We thought we had time.
The doctors said it wasn’t imminent.
I just knew time was limited so we didn’t want to wait another day-we just wanted to go and be together for as long as was left.

Somewhere over the Atlantic after endless tears of what was to come a feeling of peace and calm washed over me.
We landed in Charlotte and the nightmare moment every expat fears became my reality.

Standing in a crowded terminal, walking towards our connecting gate, pushing the Prince in the stroller my world crashed.
We hadn’t made it in time to say goodbye. Dad went peacefully in his sleep as we flew over the Atlantc. We were now travelling home to bury him.

There are few details after that point that I remember. I remember carefully choosing my words to explain this to my just turned three Princess. I remember the King and I not giving a shit at who was looking at us in the crowded airport terminal. I remember a numbness and a feeling that my body was on autopilot for one more flight. And I remember collapsing into the arms of my two best friends who met us at the airport when we finally made it home.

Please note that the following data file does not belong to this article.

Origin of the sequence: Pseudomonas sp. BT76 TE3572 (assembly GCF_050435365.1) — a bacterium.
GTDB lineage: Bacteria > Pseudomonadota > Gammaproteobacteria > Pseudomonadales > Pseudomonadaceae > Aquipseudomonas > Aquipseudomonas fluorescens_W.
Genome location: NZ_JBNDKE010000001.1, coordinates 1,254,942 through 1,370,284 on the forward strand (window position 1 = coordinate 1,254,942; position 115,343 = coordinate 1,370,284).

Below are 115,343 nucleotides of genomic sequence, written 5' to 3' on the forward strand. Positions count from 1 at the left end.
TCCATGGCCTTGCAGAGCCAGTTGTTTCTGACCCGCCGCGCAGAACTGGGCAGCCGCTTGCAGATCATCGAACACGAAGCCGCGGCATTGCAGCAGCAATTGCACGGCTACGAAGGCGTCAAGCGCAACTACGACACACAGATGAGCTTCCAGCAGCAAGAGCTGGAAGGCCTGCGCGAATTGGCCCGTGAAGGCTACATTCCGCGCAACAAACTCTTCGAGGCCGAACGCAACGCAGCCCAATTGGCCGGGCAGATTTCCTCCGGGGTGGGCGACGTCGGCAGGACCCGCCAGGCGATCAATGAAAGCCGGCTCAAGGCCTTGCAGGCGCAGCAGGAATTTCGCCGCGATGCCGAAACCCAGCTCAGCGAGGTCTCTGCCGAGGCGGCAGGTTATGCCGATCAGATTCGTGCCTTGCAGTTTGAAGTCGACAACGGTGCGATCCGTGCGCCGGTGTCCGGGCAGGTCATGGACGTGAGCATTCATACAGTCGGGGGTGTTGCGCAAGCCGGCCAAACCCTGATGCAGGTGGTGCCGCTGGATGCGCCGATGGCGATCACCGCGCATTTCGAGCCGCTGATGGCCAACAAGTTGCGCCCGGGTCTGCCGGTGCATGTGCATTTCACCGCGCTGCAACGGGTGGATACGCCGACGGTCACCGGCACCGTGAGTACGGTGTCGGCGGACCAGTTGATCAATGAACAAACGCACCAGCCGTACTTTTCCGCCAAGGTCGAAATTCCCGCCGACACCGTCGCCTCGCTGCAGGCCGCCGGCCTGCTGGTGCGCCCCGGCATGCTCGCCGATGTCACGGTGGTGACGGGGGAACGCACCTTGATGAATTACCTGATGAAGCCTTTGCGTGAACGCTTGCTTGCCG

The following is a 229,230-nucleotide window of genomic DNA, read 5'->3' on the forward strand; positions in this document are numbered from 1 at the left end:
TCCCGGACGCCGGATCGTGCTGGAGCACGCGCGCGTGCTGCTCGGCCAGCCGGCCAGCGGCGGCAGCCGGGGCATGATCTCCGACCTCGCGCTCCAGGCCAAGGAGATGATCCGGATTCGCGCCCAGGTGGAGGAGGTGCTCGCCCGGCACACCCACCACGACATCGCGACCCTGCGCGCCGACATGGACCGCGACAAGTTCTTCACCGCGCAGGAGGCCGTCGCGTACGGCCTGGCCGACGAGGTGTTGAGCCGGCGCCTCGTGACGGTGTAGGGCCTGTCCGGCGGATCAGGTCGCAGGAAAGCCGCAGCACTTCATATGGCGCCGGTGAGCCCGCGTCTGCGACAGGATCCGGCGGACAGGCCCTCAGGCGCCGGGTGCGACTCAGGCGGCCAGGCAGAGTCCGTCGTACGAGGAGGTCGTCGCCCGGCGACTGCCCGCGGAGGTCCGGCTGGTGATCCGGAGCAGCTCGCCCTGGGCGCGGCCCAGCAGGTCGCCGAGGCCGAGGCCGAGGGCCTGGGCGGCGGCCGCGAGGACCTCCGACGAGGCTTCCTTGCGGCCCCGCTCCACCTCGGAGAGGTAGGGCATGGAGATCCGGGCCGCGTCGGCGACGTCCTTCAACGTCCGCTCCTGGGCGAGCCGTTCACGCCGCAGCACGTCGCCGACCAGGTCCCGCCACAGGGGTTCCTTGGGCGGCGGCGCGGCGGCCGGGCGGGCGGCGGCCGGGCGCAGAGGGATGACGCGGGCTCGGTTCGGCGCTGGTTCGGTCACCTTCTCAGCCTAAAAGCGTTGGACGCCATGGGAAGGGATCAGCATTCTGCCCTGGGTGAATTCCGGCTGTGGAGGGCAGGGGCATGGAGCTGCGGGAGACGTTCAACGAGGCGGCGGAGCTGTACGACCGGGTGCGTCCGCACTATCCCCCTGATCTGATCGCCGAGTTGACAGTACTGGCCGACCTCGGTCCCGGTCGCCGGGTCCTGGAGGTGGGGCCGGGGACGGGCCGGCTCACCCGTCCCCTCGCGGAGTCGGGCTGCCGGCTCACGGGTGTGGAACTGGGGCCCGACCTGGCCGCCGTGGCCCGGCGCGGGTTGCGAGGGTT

As with all loss they days that followed are blur. And while I still have yet to leave home for my other ‘home’ I know I will fall into the arms of friends upon my return. My grieving process will be long. I’m sure it is for everyone.

Long before this tiny little blog ever got up and running, Dad was it’s biggest supporter.
Over the past year we have had countless discussions over post ideas, names and even technical bits….which neither of us knew anything about.

Over the past 9 months as his health deteriorated and I feared the end coming just before I was to give birth we talked about blogging.

With so few people in my inner circle knowing about my blog, mom and dad were my first followers.
In my 30s having built a life for myself abroad my Dad was my biggest supporter one final time.

With his failing health he stuck around long enough to meet his first grandson and to see this little blog get started. As the grief begins to really set in that is what I hold on too.

I love you Dad…